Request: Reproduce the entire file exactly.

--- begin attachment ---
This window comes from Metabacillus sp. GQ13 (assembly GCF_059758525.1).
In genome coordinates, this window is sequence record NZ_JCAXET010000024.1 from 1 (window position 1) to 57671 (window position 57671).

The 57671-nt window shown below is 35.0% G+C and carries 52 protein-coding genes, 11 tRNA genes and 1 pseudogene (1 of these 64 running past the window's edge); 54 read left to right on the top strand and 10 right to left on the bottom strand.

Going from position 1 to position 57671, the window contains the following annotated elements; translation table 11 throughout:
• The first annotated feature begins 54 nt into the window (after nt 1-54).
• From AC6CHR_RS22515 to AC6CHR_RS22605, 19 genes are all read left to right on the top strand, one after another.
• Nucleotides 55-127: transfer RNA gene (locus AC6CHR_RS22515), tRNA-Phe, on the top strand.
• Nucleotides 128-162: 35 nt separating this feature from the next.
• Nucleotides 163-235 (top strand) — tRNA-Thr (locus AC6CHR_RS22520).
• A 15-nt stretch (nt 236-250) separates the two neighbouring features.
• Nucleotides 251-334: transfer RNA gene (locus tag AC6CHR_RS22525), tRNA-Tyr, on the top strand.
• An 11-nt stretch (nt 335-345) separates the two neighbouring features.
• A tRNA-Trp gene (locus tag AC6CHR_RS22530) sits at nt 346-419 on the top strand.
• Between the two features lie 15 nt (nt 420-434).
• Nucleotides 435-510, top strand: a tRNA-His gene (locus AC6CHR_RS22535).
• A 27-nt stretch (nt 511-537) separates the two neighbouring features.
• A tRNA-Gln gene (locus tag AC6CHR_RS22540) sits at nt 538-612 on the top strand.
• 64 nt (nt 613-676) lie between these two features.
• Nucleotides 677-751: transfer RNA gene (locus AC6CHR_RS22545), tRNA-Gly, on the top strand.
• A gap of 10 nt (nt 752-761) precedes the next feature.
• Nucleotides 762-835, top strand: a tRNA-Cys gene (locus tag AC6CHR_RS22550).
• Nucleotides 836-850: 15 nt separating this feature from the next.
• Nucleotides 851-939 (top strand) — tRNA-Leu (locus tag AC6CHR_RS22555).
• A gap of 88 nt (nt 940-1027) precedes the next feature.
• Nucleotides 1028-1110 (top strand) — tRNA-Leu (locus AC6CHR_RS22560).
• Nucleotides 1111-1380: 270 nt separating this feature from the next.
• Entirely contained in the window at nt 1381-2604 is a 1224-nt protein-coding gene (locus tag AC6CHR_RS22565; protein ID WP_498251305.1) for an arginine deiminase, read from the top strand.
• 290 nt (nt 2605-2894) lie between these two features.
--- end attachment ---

This window comes from Metabacillus sp. GQ13 (assembly GCF_059758525.1).
In genome coordinates, this window is sequence record NZ_JCAXET010000024.1 from 1 (window position 1) to 57671 (window position 57671).

The 57671-nt window shown below is 35.0% G+C and carries 52 protein-coding genes, 11 tRNA genes and 1 pseudogene (1 of these 64 running past the window's edge); 54 read left to right on the top strand and 10 right to left on the bottom strand.

Going from position 1 to position 57671, the window contains the following annotated elements; translation table 11 throughout:
• The first annotated feature begins 54 nt into the window (after nt 1-54).
• From AC6CHR_RS22515 to AC6CHR_RS22605, 19 genes are all read left to right on the top strand, one after another.
• Nucleotides 55-127: transfer RNA gene (locus AC6CHR_RS22515), tRNA-Phe, on the top strand.
• Nucleotides 128-162: 35 nt separating this feature from the next.
• Nucleotides 163-235 (top strand) — tRNA-Thr (locus AC6CHR_RS22520).
• A 15-nt stretch (nt 236-250) separates the two neighbouring features.
• Nucleotides 251-334: transfer RNA gene (locus tag AC6CHR_RS22525), tRNA-Tyr, on the top strand.
• An 11-nt stretch (nt 335-345) separates the two neighbouring features.
• A tRNA-Trp gene (locus tag AC6CHR_RS22530) sits at nt 346-419 on the top strand.
• Between the two features lie 15 nt (nt 420-434).
• Nucleotides 435-510, top strand: a tRNA-His gene (locus AC6CHR_RS22535).
• A 27-nt stretch (nt 511-537) separates the two neighbouring features.
• A tRNA-Gln gene (locus tag AC6CHR_RS22540) sits at nt 538-612 on the top strand.
• 64 nt (nt 613-676) lie between these two features.
• Nucleotides 677-751: transfer RNA gene (locus AC6CHR_RS22545), tRNA-Gly, on the top strand.
• A gap of 10 nt (nt 752-761) precedes the next feature.
• Nucleotides 762-835, top strand: a tRNA-Cys gene (locus tag AC6CHR_RS22550).
• Nucleotides 836-850: 15 nt separating this feature from the next.
• Nucleotides 851-939 (top strand) — tRNA-Leu (locus tag AC6CHR_RS22555).
• A gap of 88 nt (nt 940-1027) precedes the next feature.
• Nucleotides 1028-1110 (top strand) — tRNA-Leu (locus AC6CHR_RS22560).
• Nucleotides 1111-1380: 270 nt separating this feature from the next.
• Entirely contained in the window at nt 1381-2604 is a 1224-nt protein-coding gene (locus tag AC6CHR_RS22565; protein ID WP_498251305.1) for an arginine deiminase, read from the top strand.
• 290 nt (nt 2605-2894) lie between these two features.